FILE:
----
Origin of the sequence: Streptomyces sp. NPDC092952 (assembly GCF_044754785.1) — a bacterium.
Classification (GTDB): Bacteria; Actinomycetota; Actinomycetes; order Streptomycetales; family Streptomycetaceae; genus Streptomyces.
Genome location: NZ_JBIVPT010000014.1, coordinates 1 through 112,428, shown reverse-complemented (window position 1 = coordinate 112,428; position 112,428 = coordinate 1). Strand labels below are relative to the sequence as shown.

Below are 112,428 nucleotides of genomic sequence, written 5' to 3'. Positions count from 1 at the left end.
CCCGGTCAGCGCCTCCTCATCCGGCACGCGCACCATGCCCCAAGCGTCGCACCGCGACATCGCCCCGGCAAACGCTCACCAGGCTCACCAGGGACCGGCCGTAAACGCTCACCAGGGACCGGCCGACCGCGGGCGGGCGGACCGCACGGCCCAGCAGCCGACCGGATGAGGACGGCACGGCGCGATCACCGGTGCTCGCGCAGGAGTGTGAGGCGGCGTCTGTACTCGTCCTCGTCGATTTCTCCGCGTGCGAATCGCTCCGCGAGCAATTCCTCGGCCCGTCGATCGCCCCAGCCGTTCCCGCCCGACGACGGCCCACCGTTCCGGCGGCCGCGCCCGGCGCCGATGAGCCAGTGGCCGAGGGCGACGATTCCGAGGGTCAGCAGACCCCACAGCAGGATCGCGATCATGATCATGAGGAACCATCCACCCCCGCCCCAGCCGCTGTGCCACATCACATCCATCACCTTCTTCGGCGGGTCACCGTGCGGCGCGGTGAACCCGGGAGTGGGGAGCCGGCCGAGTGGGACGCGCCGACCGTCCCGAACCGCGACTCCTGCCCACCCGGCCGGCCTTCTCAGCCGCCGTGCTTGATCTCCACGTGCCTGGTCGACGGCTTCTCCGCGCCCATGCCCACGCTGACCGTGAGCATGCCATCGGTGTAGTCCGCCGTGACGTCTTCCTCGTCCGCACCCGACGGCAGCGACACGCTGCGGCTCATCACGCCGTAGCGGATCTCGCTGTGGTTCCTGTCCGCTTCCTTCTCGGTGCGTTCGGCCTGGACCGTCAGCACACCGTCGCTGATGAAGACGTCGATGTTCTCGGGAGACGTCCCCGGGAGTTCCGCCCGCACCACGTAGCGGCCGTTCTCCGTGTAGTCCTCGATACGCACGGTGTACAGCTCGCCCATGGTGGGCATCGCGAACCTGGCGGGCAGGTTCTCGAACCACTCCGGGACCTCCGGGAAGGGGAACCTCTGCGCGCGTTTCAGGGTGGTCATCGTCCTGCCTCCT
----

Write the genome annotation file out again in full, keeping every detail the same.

Origin of the sequence: Streptomyces sp. NPDC092952 (assembly GCF_044754785.1) — a bacterium.
Classification (GTDB): Bacteria; Actinomycetota; Actinomycetes; order Streptomycetales; family Streptomycetaceae; genus Streptomyces.
Genome location: NZ_JBIVPT010000014.1, coordinates 1 through 112,428, shown reverse-complemented (window position 1 = coordinate 112,428; position 112,428 = coordinate 1). Strand labels below are relative to the sequence as shown.

Below are 112,428 nucleotides of genomic sequence, written 5' to 3'. Positions count from 1 at the left end.
CCCGGTCAGCGCCTCCTCATCCGGCACGCGCACCATGCCCCAAGCGTCGCACCGCGACATCGCCCCGGCAAACGCTCACCAGGCTCACCAGGGACCGGCCGTAAACGCTCACCAGGGACCGGCCGACCGCGGGCGGGCGGACCGCACGGCCCAGCAGCCGACCGGATGAGGACGGCACGGCGCGATCACCGGTGCTCGCGCAGGAGTGTGAGGCGGCGTCTGTACTCGTCCTCGTCGATTTCTCCGCGTGCGAATCGCTCCGCGAGCAATTCCTCGGCCCGTCGATCGCCCCAGCCGTTCCCGCCCGACGACGGCCCACCGTTCCGGCGGCCGCGCCCGGCGCCGATGAGCCAGTGGCCGAGGGCGACGATTCCGAGGGTCAGCAGACCCCACAGCAGGATCGCGATCATGATCATGAGGAACCATCCACCCCCGCCCCAGCCGCTGTGCCACATCACATCCATCACCTTCTTCGGCGGGTCACCGTGCGGCGCGGTGAACCCGGGAGTGGGGAGCCGGCCGAGTGGGACGCGCCGACCGTCCCGAACCGCGACTCCTGCCCACCCGGCCGGCCTTCTCAGCCGCCGTGCTTGATCTCCACGTGCCTGGTCGACGGCTTCTCCGCGCCCATGCCCACGCTGACCGTGAGCATGCCATCGGTGTAGTCCGCCGTGACGTCTTCCTCGTCCGCACCCGACGGCAGCGACACGCTGCGGCTCATCACGCCGTAGCGGATCTCGCTGTGGTTCCTGTCCGCTTCCTTCTCGGTGCGTTCGGCCTGGACCGTCAGCACACCGTCGCTGATGAAGACGTCGATGTTCTCGGGAGACGTCCCCGGGAGTTCCGCCCGCACCACGTAGCGGCCGTTCTCCGTGTAGTCCTCGATACGCACGGTGTACAGCTCGCCCATGGTGGGCATCGCGAACCTGGCGGGCAGGTTCTCGAACCACTCCGGGACCTCCGGGAAGGGGAACCTCTGCGCGCGTTTCAGGGTGGTCATCGTCCTGCCTCCT